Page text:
A royal Bengal tiger at Bardiya National Park in Nepal. Previously known as the Royal Karnali Wildlife Reserve in 1976, the park is famous for royal Bengal tiger sightings. Photograph: Niranjan Shrestha/AP

A grey whale is seen at Ojo de Liebre Lagoon in Guerrero Negro, Mexico. Each year hundreds of north Pacific grey whales travel thousands of miles from Alaska to the Baja California Peninsula breeding lagoons. Photograph: Guillermo Arias/AFP/Getty Images

A leopard walks at Yala National Park, some 250 km southwest of Colombo, Sri Lanka. Photograph: Ishara S Kodikara/AFP/Getty Images

One of 185 seized baby giant tortoises, in Puerto Ayora, Galapagos, Ecuador, which had been stuffed in a suitcase to be trafficked. Photograph: Galapagos Ecologic Airport/AFP/Getty Images

Researchers follow a Polar bear in the Arctic Ocean during the Umka 2021 expedition organised by the Russian Geographical Society. It aims to research and monitor the polar bear population and assess the impact of climate change. Photograph: Gavriil Grigorov/TASS/Getty Images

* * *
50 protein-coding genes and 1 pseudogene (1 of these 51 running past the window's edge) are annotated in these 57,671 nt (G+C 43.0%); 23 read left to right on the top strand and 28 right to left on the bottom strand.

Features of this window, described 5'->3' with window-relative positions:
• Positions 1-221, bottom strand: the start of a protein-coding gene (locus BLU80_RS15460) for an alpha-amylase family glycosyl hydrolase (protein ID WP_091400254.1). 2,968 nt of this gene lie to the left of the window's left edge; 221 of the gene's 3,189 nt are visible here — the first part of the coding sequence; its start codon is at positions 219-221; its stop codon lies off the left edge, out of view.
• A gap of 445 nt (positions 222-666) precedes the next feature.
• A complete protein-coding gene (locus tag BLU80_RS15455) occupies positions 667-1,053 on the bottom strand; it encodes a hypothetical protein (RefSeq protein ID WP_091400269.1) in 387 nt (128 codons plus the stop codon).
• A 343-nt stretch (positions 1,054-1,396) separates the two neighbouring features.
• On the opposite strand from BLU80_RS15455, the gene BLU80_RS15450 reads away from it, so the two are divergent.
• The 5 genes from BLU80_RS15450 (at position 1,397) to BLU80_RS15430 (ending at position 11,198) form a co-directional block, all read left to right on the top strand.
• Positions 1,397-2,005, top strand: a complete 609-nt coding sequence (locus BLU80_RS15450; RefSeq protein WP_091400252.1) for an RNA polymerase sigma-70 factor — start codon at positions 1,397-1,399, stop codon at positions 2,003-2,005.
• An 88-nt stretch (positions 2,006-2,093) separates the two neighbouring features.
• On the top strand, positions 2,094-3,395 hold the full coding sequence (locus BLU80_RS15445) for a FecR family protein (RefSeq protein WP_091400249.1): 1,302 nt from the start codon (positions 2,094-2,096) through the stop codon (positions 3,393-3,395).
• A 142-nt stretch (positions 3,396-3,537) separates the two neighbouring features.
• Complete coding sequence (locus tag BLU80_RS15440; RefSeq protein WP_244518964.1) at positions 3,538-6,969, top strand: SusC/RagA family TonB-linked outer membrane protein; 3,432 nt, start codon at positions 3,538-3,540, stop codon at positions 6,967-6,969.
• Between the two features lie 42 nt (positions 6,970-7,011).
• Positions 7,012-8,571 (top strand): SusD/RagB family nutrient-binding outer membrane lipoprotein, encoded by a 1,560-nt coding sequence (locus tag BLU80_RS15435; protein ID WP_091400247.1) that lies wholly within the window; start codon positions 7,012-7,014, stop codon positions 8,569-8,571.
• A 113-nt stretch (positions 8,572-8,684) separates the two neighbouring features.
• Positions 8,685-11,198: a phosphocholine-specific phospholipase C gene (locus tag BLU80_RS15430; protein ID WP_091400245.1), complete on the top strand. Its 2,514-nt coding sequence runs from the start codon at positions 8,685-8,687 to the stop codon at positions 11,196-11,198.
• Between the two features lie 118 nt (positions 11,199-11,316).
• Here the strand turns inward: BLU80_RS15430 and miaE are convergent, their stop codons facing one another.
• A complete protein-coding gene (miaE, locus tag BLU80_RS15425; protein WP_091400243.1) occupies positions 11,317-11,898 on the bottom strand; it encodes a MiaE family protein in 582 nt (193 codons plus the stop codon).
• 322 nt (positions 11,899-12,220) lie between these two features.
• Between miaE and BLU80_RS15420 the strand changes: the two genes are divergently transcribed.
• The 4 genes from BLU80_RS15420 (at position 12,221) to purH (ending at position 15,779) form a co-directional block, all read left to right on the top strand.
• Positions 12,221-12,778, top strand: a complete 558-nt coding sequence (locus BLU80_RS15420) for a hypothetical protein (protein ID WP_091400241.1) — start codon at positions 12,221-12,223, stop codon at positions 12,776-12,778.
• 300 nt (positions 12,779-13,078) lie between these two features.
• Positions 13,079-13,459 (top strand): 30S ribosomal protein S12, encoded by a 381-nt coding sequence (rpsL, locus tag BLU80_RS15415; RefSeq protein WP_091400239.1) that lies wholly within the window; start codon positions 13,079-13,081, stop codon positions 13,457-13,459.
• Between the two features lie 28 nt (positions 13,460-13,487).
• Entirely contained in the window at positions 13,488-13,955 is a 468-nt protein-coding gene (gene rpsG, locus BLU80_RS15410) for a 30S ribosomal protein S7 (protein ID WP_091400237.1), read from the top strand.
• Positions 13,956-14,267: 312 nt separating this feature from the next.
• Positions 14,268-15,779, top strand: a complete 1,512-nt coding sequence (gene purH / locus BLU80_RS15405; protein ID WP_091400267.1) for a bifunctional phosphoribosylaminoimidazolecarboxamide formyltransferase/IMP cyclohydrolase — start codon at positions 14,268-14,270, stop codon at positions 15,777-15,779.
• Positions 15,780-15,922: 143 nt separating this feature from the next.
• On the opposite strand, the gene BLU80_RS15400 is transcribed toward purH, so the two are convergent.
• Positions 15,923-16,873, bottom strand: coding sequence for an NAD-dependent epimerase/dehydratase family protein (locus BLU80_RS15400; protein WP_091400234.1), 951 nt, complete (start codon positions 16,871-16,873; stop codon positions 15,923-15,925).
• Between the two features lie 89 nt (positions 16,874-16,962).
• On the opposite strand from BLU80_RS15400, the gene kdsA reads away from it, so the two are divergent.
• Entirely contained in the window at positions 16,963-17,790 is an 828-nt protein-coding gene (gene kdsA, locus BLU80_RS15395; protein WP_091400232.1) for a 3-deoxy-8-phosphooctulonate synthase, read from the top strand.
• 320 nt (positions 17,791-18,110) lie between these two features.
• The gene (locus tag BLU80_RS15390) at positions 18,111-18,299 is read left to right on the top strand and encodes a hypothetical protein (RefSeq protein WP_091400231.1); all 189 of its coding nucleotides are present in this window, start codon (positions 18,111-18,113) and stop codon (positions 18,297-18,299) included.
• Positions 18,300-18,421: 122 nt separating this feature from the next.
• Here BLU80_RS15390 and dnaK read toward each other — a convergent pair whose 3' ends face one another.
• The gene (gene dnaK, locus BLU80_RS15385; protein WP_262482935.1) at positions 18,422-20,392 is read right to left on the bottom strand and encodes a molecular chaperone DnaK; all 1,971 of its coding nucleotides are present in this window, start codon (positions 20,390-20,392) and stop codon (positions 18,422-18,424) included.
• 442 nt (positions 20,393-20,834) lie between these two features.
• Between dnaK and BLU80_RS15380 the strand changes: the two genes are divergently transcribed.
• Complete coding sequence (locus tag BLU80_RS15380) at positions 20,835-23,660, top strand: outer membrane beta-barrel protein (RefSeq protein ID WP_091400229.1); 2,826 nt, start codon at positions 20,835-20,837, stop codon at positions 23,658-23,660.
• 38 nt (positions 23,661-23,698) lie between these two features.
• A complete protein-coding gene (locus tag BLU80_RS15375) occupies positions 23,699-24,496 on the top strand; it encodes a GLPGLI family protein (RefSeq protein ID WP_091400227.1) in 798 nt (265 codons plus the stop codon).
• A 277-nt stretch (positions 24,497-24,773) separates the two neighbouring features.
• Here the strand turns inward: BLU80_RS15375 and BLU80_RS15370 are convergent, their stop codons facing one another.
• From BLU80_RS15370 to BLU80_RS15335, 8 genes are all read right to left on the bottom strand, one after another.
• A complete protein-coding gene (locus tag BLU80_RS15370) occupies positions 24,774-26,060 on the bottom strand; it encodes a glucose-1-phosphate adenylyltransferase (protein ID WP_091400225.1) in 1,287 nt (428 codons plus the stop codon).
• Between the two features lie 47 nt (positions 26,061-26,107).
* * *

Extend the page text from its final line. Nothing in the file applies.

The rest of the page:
Sambar deer at Bardiya National Park, Nepal. Photograph: Niranjan Shrestha/AP

A Lesser Antillean iguana (Iguana delicatissima), a lizard endemic to the Lesser Antilles, in its natural habitat on the French Caribbean island of Martinique. Photograph: Lionel Chamoiseau/AFP/Getty Images

Lutjanus bohar, the two-spot red snapper, is a species of snapper belonging to the family Lutjanidae, at the Rowley Shoals archipelago off WA, Australia. A study shows that fishing restrictions across the Rowley Shoals archipelago helped sustain threatened species and biodiversity during a time of ‘unprecedented’ decline. Photograph: Courtesy of Matt Birt/BRUV

Wasps on aruera flowers (Bidens bipinnata) at the Lunarejo Valley, in Rivera, Uruguay. The national park, in northern Uruguay at the border with Brazil, is seeing an increase in tourist traffic, as people look for less crowded places to visit. The valley is home to many species of flora and fauna, with at least 150 types of birds, snakes, amphibians, anteaters, armadillo, foxes and wild boars. Photograph: Raúl Martínez/EPA